The bold is mine and it hasn't been my experience.


Thats not a preconception, its an observation, although now I look at it, I believe I should really have phrased it better.

What I should have said is you're having problems getting those that disagree with you to agree with you.....sorry my bad.

I'm still unsure as to how you interpret my statement as a preconception, all I have to go on are the posts you and others have made hence, observation.



posted on Feb, 9 2007 @ 08:23 PM
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Originally posted by nextguyinline
..can you give me your personal examples of 'successful' black folk who haven't sold out, and then tell me a few examples of how they stayed culturally black.


Despite, as Koka pointed out, the fallacy in assuming there is ONE black culture, and despite the fact that you asked Ceci, I'll respond. (hope you don't mind, ceci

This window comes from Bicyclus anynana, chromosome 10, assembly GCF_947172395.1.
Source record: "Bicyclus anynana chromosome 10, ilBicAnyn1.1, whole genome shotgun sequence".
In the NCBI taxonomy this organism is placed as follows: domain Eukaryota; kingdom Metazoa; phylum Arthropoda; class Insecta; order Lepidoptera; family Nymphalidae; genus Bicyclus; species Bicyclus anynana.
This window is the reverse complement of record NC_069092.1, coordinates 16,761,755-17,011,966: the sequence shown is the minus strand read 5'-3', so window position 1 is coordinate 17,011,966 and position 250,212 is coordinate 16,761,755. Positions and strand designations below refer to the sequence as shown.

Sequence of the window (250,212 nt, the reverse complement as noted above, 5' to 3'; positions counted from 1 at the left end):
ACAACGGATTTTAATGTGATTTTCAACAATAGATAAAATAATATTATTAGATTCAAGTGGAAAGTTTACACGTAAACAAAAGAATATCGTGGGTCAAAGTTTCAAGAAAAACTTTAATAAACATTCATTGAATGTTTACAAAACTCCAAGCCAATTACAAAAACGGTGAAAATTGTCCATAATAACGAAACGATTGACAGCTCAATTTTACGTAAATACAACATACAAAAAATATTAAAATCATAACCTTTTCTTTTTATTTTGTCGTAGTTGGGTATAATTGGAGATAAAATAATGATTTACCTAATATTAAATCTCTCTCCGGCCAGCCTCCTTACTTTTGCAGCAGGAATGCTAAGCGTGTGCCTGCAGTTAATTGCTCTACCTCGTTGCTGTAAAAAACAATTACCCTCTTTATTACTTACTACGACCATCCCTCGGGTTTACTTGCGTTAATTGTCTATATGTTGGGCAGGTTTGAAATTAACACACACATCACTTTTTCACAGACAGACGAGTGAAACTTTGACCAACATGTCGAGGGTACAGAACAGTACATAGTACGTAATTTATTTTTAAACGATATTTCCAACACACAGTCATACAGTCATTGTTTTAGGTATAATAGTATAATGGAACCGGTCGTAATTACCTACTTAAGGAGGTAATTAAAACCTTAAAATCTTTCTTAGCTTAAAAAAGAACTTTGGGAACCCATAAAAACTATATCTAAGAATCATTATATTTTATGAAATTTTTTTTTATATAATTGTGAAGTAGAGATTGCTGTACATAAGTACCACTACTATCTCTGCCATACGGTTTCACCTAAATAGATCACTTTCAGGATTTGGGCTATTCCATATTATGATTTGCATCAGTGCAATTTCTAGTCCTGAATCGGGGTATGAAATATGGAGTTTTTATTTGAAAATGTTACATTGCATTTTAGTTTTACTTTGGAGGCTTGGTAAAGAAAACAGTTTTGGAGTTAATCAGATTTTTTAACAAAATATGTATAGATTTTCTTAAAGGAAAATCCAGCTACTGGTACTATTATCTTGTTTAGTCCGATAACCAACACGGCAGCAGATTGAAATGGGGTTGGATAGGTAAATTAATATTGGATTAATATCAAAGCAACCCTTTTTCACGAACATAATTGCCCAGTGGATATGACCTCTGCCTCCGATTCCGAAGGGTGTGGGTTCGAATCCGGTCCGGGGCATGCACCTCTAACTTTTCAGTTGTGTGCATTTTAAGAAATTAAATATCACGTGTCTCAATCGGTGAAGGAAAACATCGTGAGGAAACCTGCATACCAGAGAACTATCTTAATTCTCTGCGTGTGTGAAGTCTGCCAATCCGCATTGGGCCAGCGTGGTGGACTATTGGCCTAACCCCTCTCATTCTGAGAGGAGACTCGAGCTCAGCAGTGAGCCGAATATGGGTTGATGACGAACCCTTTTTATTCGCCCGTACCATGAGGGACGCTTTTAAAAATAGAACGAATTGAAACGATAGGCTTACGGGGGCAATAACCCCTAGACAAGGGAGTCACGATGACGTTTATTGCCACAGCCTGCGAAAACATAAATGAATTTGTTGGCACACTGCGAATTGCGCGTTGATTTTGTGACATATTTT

)

Damon Dash - Still maintains his connection to Harlem. Does positive stuff in the community there.

Derrick Brooks - www.sptimes.com...

J. Alexander Martin, Keith Perrin, Carl Brown (Vice President and co-founders of FUBU) - Run a clothing line, consisting of urban wear.



And also, please a couple of your personal examples of 'successful' black folk whom have sold out, and examples of how they sold out.


Please? and thanks.

Condy Rice - see post few pages back

Alphonso Jackson - says there is no such thing as black victimhood. Caters to whites who feel that blacks have been given enough support in the years since the CRM.

[edit on 9-2-2007 by truthseeka]